I tried keto, intermittent fasting, diet pills, laxatives and veganism my first year, all while the dining hall offered an array of delicious, and free, food choices. I ended up breaking my metabolism and gaining a ton of weight. I couldn’t even enjoy the food in the dining halls without feeling guilty. I cannot communicate how much I regret that decision. 

Since then I’ve bounced back from those bad habits, but if I could’ve avoided it altogether I would have. Your body is supposed to change and mature in college, which means weight gain in your hip and tit areas. You need food to fuel your classes and midnight mental breakdowns. Don’t deprive yourself, just eat a balanced and inclusive diet and move in whatever way makes you happy. College is way too hard to be doing it on a diet.

Never fall in love with just someone’s potential

This was really hard for me to learn, and it took me way longer than freshman year and too many heartbreaks to realize it. I am unfortunately cursed with two malignant personality traits; they are known as hopeless romanticism and a savior complex. I would see these damaged and emotionally unavailable dudes and fall inexplicably and consequently in love with them at record paces. The problem, however, was that it wasn’t them who I fell for, it was their potential.

The problem with basing a person on their potential is the idea that everyone has the “potential” to pick up a gun and start shooting, and everyone also has the potential to join the Peace Corps. We don’t label everyone as a mass murderer or saint simply by what they are capable of; we label them based on what they are doing now.

I fell in love with everything that could be and nothing that actually was with a lot of dudes. I got my feelings hurt many times thinking with that much of a growth mindset, even recently. As an old pro, learn from my mistakes and make sure when you fall in love, you fall in love with the way a person is, not the way they could be.

Learn to radically love yourself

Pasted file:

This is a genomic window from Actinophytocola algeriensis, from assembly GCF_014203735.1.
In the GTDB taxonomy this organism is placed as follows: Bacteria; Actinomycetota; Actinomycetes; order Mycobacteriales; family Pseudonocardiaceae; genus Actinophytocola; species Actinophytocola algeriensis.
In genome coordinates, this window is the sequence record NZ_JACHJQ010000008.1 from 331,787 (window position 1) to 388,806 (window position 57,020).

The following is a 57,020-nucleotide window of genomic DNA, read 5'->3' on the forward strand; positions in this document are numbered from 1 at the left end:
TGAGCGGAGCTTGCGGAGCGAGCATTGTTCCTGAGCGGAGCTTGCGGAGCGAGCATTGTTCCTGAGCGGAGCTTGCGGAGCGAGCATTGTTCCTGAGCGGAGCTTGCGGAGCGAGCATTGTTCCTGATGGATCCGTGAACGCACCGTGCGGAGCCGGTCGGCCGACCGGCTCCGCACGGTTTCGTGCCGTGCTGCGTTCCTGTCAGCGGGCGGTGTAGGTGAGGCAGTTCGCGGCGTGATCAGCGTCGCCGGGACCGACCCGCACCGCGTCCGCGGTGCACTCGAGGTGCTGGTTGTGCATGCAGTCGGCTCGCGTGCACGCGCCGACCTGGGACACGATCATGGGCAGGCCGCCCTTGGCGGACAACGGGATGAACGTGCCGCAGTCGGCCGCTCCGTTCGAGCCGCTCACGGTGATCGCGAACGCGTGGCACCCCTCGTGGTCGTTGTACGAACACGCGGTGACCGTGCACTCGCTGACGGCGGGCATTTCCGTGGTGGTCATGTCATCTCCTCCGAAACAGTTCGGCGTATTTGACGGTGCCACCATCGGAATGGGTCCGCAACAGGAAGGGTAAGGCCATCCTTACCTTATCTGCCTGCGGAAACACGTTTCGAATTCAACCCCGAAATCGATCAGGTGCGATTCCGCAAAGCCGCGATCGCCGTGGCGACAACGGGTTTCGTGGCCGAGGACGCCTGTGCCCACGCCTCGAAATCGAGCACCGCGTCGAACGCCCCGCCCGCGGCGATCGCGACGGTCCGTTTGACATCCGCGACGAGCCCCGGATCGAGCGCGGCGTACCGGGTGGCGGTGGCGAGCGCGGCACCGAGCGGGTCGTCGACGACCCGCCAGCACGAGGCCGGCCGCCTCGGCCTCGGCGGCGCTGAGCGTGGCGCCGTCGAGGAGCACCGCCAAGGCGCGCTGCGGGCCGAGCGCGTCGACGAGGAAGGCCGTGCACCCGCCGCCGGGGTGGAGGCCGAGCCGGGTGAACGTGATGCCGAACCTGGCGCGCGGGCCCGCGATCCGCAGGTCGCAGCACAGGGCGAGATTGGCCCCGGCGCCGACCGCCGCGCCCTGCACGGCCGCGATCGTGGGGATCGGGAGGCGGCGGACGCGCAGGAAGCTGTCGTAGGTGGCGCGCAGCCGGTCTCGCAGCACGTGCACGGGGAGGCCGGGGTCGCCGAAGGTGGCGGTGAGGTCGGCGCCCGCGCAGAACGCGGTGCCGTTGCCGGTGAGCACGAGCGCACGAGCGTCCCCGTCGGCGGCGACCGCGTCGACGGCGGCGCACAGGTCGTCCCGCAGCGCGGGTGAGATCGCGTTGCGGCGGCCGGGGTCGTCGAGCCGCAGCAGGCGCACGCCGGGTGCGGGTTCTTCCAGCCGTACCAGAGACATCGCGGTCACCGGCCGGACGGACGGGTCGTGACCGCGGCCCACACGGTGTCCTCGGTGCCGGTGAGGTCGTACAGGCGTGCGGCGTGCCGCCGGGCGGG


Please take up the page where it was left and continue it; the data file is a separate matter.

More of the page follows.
It’s cliché but humility is so not punk rock, and the worst thing that can happen if you start seeing yourself as hot shit is that you might start having higher standards and that severely thins out the dating pool.

I was talking about this with a friend of mine, when I was a freshman I had less than no sense of self-worth. I was super self-deprecating; I had no standards for dating and I was willing to accept the bare minimum of treatment from other people because part of me didn’t see myself as anyone worth treating well.

It’s taken me a while to actually learn to like myself and even go so far as to be cocky about my sparkling personality, radiant sense of humor and phat ass. When I finally did, I actually became more likeable to other people, and by then I didn’t care about whether or not other people liked or disliked me because I liked me. 

So many signals from society tell us to be small and quiet and insecure, and that’s because when you learn to actually love yourself intrinsically, not because of others, you no longer feel the need to conform with society’s rules. You’re free to place meaning on everything you want to place meaning in, and now as someone on the other side of that journey, I wouldn’t trade that freedom for anything.  

College is hard, there’s no doubt about it, but it is also one of the most prominent moments in life where the most incredible prolific changes can occur. I wish I knew these things way back when. I wish the girl who was depressed in a dorm room and taking walks during blizzards just to feel something could have known that she could be mean and formidable and strong and beautiful all in the same breath. However, she didn’t, but the girl with red hair, a pistol for a mouth and a thirst for life and love does, and that’s all that matters. I just hope everyone can get to that place eventually, even if it takes some time.

culture@dailynebraskan.com